China missile
Chinese military vehicles carrying DF-26 ballistic missiles travel in Beijing's Tiananmen Square during a military parade on September 3, 2015.Reuters

China threatened to take countermeasures against the United States if it deploys intermediate-range, ground-based missiles in the South China Sea, a Chinese foreign ministry official said on Tuesday.

China "will not stand by idly" and allow the US to establish its missile base in Asia, said Fu Cong, the Director-General of the arms control department at China's foreign ministry.

"If the US deploys missiles in this part of the world, at the doorstep of China, China will be forced to take countermeasures," Fu said. "I urge our neighbours to exercise prudence and not to allow the US deployment of intermediate-range missiles on their territory," he added.

The statement by the Chinese official came after response to the US Defence Secretary Mark Esper on Saturday said that he was in favour of placing ground-based, intermediate-range missiles in the Asian region.

The US exited the 1987 Intermediate-Range Nuclear Forces (INF) treaty with Russia last week. The treaty banned ground-launched nuclear and conventional ballistic and cruise missiles with ranges between 500 and 5,500 kilometres.

The six-month withdrawal process was initiated after Russia's Novator 9M729 cruise missile violated the treaty's terms. NATO also supported the US position.

The United State's withdrawal from treaty will allow Washington to develop its military assets especially in comparison to the advanced Chinese military capabilities. The bilateral treaty with Russia is said to have limited the US weapons development, especially sophisticated land-based missile force.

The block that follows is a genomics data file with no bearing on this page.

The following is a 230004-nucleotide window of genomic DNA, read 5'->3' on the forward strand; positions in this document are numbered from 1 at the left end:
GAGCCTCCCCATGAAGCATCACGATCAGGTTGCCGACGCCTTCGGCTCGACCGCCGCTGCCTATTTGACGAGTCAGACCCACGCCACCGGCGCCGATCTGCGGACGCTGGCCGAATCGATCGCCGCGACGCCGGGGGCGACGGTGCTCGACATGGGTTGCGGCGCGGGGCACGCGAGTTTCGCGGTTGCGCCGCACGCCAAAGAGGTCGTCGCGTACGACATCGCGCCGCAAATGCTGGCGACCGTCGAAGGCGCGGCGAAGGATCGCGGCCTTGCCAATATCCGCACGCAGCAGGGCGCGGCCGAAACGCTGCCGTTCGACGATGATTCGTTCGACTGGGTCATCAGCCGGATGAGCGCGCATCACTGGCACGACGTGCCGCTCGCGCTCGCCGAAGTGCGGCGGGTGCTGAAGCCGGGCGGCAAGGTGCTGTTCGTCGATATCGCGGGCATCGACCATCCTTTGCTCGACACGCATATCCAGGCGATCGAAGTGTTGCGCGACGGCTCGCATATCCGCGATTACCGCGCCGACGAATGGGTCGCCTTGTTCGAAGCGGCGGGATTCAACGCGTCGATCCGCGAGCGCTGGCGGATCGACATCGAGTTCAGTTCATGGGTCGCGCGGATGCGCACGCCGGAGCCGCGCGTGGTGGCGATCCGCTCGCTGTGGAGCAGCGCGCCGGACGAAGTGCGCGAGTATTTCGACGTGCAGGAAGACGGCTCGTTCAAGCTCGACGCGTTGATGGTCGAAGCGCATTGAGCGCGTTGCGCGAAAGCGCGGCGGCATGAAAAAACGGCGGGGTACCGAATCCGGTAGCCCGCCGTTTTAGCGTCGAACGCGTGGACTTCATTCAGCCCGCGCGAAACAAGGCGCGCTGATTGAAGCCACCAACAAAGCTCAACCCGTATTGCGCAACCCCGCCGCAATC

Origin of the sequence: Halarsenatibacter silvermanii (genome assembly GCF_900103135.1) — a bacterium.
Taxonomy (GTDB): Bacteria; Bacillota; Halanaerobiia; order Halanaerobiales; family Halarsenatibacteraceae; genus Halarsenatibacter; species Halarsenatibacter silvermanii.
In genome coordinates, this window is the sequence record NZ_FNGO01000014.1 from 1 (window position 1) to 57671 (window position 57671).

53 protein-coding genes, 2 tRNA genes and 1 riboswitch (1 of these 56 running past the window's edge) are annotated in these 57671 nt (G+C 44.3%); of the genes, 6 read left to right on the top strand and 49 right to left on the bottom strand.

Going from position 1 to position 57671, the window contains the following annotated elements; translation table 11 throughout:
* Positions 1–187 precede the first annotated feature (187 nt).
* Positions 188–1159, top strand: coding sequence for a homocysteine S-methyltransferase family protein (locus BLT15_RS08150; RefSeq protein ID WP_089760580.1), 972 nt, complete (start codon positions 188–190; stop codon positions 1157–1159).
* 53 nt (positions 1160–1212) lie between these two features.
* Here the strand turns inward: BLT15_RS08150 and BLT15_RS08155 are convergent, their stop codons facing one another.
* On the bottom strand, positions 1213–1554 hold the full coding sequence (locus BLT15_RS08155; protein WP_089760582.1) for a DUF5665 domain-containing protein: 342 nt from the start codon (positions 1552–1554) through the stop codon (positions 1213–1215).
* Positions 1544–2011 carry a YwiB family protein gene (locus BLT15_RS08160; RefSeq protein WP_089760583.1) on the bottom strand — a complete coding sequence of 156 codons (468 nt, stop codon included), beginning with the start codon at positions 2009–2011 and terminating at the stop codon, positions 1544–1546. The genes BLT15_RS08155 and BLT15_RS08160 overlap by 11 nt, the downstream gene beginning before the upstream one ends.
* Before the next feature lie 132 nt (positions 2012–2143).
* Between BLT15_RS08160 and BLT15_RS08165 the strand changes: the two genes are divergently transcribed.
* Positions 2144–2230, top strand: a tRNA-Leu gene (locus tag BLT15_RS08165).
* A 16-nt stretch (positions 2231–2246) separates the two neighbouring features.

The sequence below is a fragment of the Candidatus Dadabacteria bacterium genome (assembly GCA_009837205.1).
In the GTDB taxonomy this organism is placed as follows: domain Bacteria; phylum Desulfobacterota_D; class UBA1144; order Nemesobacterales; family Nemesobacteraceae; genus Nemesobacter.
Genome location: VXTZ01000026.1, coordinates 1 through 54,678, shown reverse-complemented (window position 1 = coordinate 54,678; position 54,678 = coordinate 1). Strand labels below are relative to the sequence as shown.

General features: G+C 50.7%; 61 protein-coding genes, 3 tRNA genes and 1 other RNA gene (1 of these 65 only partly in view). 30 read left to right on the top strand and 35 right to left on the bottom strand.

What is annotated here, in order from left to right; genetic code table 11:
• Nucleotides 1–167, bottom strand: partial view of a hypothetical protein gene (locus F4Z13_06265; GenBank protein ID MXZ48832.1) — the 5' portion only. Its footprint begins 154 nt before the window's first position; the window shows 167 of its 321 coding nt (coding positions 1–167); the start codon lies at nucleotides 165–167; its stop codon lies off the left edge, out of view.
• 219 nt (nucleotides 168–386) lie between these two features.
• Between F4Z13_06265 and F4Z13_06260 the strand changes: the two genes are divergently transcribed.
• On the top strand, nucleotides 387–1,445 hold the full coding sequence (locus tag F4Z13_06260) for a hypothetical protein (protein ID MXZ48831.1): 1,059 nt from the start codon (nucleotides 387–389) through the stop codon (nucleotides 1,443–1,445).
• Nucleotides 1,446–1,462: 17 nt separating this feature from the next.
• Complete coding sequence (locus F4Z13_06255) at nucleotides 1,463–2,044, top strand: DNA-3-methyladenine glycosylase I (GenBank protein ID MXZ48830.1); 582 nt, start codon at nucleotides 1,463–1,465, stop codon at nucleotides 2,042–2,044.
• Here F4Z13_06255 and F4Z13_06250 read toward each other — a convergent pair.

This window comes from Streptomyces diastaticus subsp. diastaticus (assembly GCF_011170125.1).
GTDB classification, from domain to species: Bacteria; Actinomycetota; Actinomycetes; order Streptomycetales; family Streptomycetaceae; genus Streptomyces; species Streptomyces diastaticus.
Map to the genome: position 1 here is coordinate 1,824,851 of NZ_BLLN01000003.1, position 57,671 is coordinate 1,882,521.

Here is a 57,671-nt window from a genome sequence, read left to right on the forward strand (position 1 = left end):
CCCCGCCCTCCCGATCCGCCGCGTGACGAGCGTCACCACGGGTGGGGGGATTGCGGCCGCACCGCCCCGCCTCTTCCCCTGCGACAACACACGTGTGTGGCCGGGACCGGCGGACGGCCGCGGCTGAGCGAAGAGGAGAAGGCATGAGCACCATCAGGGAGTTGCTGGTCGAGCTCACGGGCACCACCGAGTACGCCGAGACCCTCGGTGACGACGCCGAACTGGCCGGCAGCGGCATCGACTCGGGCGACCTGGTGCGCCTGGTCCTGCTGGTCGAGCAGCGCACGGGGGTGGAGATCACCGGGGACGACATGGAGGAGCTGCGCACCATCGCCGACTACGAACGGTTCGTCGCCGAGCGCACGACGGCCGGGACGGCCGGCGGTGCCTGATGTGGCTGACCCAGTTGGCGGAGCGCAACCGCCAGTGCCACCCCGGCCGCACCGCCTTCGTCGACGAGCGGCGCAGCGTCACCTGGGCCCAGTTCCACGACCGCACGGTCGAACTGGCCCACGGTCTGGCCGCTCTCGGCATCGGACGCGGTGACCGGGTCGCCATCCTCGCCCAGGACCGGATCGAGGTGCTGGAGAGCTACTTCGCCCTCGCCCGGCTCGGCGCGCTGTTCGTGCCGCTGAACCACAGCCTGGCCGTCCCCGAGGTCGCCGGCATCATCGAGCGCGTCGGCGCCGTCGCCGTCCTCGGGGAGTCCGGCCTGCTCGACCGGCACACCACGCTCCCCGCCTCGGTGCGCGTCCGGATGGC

Last week, Trump also said that he is willing to consider a new arms control agreement but it has to include China. "I think we are going to end up making a deal with Russia where we have some kind of arms control because all we are doing is adding on to what we don't need and they are too. And China is trying to catch us both," Trump told American TV network C-Span.

China has declined to be a part of the weapons treaty and has argued that the size of China's arsenal does not match the US capabilities.

"Given the huge gap between the nuclear arsenals of China and that of the US and the Russian Federation, I don't think it is reasonable or even fair to expect China to participate in an arms reduction negotiation at this stage," Fu said.

The foreign ministry official on also called upon "neighbours", naming Australia, Japan and South Korea to "exercise prudence and not to allow a US deployment of its intermediate-range missiles on [their] territory."

China has expanded its military capabilities by deploying a large number of intermediate-range missiles on the South China Sea that has disturbed the Indo-Pacific region including India.

The Trump administration has condemned China of displaying its aggressive military stance in the region. It has also said to have triggered an arms race in the region.

While the latest statement by the US Defence Secretary did not specify where the US intended to deploy the weapons, experts have said the most likely location for deployment in the US island of Guam in the Pacific Ocean, which hosts significant US military facilities, reported Reuters.